Organizations encourage HHS Secretary to adopt equitable incentives for Medicare Advantage advanced APMs under MACRA July 7, 2017
As of now, the Centers for Medicare & Medicaid Services (CMS) has determined that MACRA will include traditional Medicare, but not Medicare Advantage as part of its APM track. However, starting in 2021, Medicare Advantage plans could qualify under the APM option.
The delay in having Medicare Advantage plans qualify as an advanced APM has created a plea from ten organizations asking HHS Secretary Tom Price to expand the options under MACRA for physicians and physician groups.
The organizations, which include both physicians and payers, sent a letter to Price asking him to accelerate the movement from volume to value-based payment, by accepting reasonable incentives for the physicians that are taking risks in Medicare Advantage contracts with health plans.
The final rule released last October that excluded the Medicare Advantage plans to qualify as advanced APMs for multiple years was not happily accepted by the insurance industry.
“Recognizing the advantages of alternative payment models in MA, we call on the administration to level the playing field and afford risk arrangements in MA the same credit under MACRA as risk arrangements in traditional Medicare,” the letter said.
The main objective of the letter and the organized plea is to get more physicians away from the Merit-Based Incentive Payment System (MIPS) and into advanced APMs.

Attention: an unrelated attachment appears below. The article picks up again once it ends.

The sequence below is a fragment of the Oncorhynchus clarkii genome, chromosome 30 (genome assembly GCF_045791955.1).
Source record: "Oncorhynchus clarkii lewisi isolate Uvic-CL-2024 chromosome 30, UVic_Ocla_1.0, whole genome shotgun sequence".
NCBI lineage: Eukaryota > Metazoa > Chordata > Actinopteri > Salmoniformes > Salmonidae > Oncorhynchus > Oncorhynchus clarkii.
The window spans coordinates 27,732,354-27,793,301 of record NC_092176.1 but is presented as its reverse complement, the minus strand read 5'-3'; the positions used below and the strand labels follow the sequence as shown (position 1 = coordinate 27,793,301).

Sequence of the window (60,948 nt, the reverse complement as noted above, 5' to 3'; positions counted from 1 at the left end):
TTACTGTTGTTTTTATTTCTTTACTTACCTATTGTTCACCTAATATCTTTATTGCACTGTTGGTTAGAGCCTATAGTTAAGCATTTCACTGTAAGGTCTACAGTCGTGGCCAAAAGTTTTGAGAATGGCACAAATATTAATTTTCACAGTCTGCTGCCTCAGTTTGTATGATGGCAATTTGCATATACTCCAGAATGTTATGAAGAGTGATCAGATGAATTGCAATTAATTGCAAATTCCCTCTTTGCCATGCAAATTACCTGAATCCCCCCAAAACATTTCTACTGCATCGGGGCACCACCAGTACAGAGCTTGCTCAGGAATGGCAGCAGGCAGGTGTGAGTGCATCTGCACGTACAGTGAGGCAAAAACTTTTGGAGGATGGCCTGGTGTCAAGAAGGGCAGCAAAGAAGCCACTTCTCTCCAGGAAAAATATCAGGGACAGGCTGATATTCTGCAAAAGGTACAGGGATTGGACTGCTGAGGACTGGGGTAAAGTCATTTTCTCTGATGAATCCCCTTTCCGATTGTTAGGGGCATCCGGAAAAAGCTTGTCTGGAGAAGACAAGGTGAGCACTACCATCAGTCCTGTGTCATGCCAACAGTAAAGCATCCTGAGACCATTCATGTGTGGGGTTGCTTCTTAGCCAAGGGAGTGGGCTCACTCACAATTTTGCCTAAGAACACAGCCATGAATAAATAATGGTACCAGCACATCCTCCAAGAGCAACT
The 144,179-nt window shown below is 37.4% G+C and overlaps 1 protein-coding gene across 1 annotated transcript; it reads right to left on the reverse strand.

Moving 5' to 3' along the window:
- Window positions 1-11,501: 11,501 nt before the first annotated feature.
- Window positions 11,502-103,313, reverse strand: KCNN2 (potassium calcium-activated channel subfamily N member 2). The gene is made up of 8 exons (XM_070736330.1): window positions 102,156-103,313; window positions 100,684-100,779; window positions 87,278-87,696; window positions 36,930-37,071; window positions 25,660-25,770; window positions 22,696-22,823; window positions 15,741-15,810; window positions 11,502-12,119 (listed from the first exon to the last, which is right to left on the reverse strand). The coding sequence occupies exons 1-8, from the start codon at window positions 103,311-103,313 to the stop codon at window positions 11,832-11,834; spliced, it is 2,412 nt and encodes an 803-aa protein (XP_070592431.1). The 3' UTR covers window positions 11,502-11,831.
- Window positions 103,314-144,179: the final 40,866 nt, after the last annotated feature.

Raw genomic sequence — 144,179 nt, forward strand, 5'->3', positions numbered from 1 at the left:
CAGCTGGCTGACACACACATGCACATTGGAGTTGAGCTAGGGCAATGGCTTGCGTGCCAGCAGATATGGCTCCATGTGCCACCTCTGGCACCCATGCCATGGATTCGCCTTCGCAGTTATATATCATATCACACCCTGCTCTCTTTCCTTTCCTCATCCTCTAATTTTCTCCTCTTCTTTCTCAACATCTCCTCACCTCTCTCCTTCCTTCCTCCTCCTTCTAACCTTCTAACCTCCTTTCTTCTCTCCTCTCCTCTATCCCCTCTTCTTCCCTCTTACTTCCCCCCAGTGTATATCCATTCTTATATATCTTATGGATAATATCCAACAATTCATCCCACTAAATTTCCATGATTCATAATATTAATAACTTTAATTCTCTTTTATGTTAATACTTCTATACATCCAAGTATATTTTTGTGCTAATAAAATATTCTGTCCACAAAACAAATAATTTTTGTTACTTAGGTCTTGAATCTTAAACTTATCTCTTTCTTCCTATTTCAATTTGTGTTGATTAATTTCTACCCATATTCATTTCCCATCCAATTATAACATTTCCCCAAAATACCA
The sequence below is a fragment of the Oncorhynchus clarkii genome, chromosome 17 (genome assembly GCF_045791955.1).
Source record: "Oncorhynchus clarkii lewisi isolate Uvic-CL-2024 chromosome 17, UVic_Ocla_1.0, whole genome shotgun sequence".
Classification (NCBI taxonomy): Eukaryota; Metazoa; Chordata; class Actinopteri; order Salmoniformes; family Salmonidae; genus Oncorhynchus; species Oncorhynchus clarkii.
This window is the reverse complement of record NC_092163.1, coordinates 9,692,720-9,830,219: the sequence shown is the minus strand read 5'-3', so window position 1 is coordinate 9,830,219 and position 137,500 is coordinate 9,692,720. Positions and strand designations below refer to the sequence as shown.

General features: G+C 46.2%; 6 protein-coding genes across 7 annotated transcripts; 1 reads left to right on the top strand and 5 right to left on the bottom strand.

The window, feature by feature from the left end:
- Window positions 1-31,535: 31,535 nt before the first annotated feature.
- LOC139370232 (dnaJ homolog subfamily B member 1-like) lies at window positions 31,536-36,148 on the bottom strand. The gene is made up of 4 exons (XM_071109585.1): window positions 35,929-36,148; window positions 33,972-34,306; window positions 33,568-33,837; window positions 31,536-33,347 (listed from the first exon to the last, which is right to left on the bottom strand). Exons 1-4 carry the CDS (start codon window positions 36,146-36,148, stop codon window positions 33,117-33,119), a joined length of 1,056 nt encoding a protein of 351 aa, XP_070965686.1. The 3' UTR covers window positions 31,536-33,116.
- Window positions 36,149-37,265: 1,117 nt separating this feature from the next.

“Providing APM credits for doctors participating in advanced payment models under Medicare Advantage will encourage value-based arrangements and advance the nationwide movement to reward clinicians for the value of the care they provide, rather than the volume of care,” said National Committee for Quality Assurance (NCQA) President Margaret E. O’Kane.
This petition, if granted, can help speed up the process of transforming the way physicians get reimbursed for the care they provide, taking a larger step into value-based payment models.
Along with the NCQA, other groups that signed the letter were: CAPG, Healthcare Leadership Council, America’s Health Insurance Plans, Health Care Transformation Task Force, Pacific Business Group on Health, Direct Primary Care, Alliance of Community Health Plans, National Coalition on Health Care and the Blue Cross Blue Shield Association.